Zuill Bailey / Grant Llewellyn

Benjamin Britten: Cello Symphony; Cello Sonata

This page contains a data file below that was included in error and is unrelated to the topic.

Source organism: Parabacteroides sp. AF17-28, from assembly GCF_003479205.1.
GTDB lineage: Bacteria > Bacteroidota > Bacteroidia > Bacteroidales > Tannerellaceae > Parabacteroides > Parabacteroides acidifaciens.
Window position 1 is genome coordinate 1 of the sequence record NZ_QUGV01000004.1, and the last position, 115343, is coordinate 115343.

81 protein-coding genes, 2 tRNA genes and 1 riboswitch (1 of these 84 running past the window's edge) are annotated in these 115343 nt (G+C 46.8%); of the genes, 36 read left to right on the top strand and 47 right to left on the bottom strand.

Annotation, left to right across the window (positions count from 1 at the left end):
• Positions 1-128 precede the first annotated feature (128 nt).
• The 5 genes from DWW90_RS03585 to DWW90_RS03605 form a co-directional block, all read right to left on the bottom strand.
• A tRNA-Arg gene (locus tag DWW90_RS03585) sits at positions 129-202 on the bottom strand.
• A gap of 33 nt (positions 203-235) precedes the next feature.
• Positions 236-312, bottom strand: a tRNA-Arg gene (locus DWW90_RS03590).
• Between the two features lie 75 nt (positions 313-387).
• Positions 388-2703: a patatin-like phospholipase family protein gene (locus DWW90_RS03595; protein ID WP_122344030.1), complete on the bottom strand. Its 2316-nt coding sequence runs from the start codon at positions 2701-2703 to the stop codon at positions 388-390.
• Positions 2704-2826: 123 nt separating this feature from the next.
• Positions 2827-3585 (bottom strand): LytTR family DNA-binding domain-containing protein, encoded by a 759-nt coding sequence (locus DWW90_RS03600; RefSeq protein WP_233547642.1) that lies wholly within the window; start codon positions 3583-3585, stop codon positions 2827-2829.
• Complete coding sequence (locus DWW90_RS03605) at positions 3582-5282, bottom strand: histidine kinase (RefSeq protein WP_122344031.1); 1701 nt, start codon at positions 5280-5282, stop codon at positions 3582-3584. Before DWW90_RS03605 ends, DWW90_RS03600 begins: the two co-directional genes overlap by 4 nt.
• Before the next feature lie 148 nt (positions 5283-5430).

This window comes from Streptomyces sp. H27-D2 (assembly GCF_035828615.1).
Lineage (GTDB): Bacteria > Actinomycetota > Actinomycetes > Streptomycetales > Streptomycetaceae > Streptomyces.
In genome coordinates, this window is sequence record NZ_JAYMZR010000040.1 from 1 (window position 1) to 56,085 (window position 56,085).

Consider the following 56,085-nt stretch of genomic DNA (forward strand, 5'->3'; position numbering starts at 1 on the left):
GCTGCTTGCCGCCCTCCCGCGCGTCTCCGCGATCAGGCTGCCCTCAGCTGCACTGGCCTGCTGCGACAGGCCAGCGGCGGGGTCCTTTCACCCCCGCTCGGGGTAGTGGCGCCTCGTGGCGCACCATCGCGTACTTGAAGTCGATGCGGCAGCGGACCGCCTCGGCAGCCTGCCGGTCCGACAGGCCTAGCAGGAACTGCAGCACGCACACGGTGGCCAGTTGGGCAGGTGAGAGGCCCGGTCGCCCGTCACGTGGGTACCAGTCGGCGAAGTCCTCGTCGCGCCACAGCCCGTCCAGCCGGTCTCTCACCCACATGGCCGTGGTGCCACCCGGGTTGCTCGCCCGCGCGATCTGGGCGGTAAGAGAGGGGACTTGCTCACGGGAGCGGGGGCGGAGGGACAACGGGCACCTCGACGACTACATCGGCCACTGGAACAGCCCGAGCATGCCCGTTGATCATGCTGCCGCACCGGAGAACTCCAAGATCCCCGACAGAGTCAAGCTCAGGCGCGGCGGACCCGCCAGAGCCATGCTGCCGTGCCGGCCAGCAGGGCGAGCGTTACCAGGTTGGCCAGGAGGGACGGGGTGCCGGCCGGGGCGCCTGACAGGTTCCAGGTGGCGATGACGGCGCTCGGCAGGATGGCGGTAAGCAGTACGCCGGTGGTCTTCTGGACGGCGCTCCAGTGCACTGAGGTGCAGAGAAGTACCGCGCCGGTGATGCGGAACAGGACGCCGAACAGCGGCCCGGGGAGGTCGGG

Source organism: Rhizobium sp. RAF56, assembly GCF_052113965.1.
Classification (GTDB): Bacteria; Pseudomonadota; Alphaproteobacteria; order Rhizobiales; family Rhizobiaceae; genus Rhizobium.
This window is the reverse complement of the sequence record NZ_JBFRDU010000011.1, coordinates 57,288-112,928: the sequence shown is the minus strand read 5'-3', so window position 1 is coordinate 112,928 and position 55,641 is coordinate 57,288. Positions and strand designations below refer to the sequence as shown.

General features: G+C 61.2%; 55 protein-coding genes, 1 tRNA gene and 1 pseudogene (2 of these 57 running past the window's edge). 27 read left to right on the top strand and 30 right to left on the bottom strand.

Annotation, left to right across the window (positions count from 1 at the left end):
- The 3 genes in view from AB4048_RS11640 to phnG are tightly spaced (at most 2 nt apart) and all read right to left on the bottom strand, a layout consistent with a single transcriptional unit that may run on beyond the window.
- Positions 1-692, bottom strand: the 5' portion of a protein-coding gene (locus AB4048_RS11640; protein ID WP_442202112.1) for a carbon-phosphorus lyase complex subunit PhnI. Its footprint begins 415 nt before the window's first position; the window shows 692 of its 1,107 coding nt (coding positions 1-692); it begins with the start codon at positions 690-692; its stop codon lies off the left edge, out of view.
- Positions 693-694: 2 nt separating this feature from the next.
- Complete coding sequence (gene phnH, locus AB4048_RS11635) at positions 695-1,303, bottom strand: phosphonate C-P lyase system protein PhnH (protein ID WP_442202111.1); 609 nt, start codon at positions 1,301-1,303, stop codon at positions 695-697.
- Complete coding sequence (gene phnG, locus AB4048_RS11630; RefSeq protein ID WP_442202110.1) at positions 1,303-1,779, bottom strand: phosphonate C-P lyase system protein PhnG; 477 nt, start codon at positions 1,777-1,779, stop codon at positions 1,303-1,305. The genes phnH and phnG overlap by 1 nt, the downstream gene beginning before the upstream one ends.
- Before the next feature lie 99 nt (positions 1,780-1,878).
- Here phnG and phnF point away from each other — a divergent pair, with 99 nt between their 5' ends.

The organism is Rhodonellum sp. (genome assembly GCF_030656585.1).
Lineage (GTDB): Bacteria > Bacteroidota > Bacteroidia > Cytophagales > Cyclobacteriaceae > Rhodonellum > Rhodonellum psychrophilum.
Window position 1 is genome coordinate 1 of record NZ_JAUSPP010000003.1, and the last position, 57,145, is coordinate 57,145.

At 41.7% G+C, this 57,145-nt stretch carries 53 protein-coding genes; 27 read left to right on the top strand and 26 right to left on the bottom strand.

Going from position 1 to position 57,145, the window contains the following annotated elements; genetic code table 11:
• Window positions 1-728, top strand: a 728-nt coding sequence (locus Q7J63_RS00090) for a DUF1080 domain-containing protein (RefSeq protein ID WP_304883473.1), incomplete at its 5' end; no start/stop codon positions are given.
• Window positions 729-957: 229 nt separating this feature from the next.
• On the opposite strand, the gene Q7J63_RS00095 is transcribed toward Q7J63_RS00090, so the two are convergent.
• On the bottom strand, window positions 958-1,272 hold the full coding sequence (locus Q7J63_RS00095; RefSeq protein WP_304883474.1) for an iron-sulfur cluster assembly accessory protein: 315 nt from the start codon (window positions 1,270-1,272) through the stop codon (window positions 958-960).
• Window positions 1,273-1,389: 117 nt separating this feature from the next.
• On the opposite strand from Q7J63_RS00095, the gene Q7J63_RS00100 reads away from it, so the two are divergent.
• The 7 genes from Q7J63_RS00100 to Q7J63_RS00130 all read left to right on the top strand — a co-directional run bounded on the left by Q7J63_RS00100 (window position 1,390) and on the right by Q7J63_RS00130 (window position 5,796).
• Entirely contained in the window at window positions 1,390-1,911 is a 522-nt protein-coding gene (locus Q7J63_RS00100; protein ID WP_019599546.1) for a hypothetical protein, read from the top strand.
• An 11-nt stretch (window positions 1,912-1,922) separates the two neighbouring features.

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Midwestern American Telarc label seems to have survived its absorption into Concord Music Group and the subsequent gutting of its top-flight engineering staff with its spirit intact, although audiophiles should note that this live recording is not a Super Audio release. It's nicely recorded, though, with a sense of the unidentified space, perhaps the acoustically strong Meymandi Concert Hall in Raleigh where the North Carolina Symphony Orchestra resides. The use of a somewhat unheralded regional orchestra is another part of the Telarc formula, and the NCSO certainly punches above its hitherto perceived weight. The spotlight, however, belongs on Texas-based cellist Zuill Bailey. Here he takes on a pair of works by Benjamin Britten, both originally composed for Mstislav Rostropovich, and he does a fair impression of the great crowd-pleasing Russian. These pieces, on the moody side, aren't among Britten's most popular pieces; the Anglicisms that draw ordinary listeners to his music are there, but they tend to be combined with other things, as in the final Passacaglia of the Symphony for cello & orchestra, Op. 68, in which a sea-type tune becomes enmeshed in dense Sibelian counterpoint. The tricky balances in the paradoxically named Symphony are well handled here; the cello often seems to be muttering dark commentary behind the scenes. The commission for the Cello Sonata in C major, Op. 65, was mediated by Shostakovich, and there's more than a bit of his influence in the music. Both pieces have intensely tragic sections, and Bailey seems in tune with these. Recommended for anyone wishing to expand a Britten collection beyond the standards.

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